|Serendipity at Portland Rowing Club’s docks in Sellwood, a stone’s throw from the Sellwood Bridge, Portland Oregon.|
She’s the Puget Trawler, the last one on the dock, with the blue canvas on her windows.
Portland gave us a hale and hearty wet welcome home. It was cold, and gray, and raining. In the 50s in the day, 40s at night temps were about 20 degrees below normal for typical spring weather. After leaving Florida in 90 degree weather two weeks earlier, it was a little depressing.
At least Serendipity was still afloat! We breathed a sigh of relief. We were home.
We had a Prius-worth of stuff in the car to bring aboard. It’s amazing just how much a Prius can hold! It’s a little overwhelming, initially, to figure out where it goes…. Serendipity’s about 350 feet of living space, including storage, and we try to keep her relatively uncluttered.
|Serendipity’s brightwork, Wayne’s project last summer, still looked good.|
She was still heavily tarped to make up for not sitting in a covered moorage slip.
And what would she look like inside? We expected at least some leaks….
First, we checked the basics….
The water worked. Yay!
|Seeing all the standing water on our portside rail was disconcerting. However, it wasn’t|
a source for leaks. A few leaves cleared away and the drains were back in biz.
The head worked. Hmmm. No pump-out at the marina so we weren’t too sure how full of s— they were (we found out before too long, fuller than we expected)….
We’re not entirely sure how we ended up with a science experiment in the ‘fridge, but that was easy to fix, and the fridge still was in good working order.
The electricity sort of worked. Sort of. Initially. The batteries were nearly dead. Even plugged into dock power, they were weak. Then our power cable shorted out. Somehow it got so stressed, the head of the power cable separated from the covered part of the cord. The wires in between were exposed and shorted out, exuding a horrible electrical burning smell.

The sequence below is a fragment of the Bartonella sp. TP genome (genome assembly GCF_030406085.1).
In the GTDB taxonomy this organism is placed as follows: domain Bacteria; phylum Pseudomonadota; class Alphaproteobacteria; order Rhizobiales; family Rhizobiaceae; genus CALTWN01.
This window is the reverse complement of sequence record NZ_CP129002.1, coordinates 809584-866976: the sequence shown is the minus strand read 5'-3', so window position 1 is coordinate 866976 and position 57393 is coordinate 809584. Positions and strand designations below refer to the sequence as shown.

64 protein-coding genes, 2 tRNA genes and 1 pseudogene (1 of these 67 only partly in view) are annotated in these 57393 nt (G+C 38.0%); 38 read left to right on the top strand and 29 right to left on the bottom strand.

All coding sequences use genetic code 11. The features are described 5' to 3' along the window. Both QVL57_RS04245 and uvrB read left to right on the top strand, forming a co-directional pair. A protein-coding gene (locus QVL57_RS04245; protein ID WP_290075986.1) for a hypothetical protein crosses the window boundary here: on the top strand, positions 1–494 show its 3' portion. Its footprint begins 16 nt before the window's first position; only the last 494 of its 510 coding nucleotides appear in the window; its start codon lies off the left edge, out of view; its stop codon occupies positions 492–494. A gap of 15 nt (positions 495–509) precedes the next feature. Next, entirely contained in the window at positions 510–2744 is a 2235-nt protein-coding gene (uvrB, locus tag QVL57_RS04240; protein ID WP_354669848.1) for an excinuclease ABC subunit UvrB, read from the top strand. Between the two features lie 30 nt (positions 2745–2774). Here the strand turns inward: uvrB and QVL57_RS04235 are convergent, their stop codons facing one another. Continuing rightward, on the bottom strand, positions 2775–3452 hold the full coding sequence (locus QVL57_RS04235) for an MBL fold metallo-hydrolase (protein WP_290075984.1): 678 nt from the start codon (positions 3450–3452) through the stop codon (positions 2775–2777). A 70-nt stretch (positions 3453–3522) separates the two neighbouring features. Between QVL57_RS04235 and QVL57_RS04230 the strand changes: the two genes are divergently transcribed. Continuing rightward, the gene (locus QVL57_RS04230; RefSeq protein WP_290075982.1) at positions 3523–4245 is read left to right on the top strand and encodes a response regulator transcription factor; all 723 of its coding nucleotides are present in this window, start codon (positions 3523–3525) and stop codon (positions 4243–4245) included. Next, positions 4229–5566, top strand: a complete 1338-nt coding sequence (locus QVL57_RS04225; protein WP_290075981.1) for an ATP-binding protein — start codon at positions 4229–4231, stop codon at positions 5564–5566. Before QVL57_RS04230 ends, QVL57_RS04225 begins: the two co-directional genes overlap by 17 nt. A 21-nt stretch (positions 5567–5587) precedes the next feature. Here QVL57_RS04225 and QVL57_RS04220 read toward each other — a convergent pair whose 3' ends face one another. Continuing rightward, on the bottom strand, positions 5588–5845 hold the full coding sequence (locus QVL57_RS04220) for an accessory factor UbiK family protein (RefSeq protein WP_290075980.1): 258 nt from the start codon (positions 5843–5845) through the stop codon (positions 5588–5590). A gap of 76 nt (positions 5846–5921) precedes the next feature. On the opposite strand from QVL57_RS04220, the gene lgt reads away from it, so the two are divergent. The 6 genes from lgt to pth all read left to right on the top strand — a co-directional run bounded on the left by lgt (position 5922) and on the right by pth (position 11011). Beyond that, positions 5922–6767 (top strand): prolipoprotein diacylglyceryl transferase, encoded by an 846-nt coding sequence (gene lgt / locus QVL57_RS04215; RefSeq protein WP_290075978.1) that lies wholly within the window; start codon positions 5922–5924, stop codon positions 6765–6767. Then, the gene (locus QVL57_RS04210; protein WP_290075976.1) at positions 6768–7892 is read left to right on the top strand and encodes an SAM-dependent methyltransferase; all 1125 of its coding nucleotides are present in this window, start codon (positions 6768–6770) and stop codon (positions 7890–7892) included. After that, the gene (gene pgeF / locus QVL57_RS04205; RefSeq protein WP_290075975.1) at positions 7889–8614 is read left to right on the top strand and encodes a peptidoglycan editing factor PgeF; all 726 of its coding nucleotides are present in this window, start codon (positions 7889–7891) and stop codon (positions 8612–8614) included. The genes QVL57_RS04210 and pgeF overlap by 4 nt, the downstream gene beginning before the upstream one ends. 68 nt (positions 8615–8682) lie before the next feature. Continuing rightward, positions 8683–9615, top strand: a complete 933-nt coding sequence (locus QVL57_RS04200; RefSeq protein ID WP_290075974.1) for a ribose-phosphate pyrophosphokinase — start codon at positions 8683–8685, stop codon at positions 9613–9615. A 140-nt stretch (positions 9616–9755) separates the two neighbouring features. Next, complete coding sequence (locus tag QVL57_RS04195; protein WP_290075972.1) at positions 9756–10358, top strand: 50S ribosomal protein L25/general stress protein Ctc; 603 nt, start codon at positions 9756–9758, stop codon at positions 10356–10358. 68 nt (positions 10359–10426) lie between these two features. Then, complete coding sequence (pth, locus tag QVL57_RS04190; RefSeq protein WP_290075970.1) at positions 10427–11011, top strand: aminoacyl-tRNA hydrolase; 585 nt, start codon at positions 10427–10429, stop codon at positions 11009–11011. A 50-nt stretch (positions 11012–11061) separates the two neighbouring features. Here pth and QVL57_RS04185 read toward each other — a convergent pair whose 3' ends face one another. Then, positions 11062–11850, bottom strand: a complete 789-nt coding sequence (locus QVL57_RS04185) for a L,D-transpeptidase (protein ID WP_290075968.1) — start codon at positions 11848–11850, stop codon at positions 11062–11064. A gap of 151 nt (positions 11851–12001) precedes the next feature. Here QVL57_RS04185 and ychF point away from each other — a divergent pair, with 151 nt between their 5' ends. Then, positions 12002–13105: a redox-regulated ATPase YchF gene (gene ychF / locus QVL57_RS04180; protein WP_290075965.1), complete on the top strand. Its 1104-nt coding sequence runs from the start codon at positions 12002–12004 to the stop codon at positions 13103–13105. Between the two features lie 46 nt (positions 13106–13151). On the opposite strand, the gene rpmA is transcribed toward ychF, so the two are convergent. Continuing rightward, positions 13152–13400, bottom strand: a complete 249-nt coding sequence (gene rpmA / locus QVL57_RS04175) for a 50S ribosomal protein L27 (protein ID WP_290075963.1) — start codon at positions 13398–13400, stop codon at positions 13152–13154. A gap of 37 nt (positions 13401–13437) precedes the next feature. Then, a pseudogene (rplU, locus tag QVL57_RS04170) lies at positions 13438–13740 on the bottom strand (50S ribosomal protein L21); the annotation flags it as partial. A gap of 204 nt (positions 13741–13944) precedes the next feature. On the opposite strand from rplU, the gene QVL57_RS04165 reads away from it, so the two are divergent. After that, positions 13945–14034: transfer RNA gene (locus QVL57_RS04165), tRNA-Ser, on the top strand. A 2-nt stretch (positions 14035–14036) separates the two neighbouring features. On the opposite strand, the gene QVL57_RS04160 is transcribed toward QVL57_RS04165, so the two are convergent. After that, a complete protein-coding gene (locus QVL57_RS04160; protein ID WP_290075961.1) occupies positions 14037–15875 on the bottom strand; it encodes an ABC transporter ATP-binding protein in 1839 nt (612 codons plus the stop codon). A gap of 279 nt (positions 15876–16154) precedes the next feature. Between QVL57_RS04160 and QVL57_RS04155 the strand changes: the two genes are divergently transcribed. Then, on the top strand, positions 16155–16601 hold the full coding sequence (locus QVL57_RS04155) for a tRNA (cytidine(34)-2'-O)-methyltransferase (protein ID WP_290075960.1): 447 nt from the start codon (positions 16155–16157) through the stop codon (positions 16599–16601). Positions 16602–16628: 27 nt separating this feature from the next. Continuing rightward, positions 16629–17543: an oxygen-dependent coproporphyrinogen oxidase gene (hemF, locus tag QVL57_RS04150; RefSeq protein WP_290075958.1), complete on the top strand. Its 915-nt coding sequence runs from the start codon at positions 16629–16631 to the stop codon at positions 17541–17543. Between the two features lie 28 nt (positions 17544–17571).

We had a backup cable, which we squeaked by on. Wayne patched up what he could and promptly looked into battery replacements. He also replaced our entire “house bank,*” of six 12-volt batteries, to the tune of $1076. Ouch! Batteries are awkwardly heavy! We’re grateful to my friend Connie’s son, Marty, for helping heft the dead ones out and into the car and the new ones down into the engine room.
*The house bank does everything electrical except support the engine start.
|Wayne sussing out what was required to fix Serendipity’s fried smart plug. It stunk.|
Wayne’s hard work last summer successfully eliminated a longtime leak over our bed.
However, the area that held our spare boat parts was completely soaked, as was the shelf where we set a blanket and the drawers where I normally stored my clothes. The drawers were empty so nothing was lost there. We were much less fortunate with most of our spare parts. The blanket was tossed, too.
Wayne traced the leak to the window caulking just above the area. Once he replaced the caulking, the leak stopped.
The area still needed to be dry before it could be used. A few days of running the heater — doable on dock power — took care of that.
|About 750 pounds worth of stuff, dropped off at Greyhound’s depot — a gas station — in Melbourne Florida.|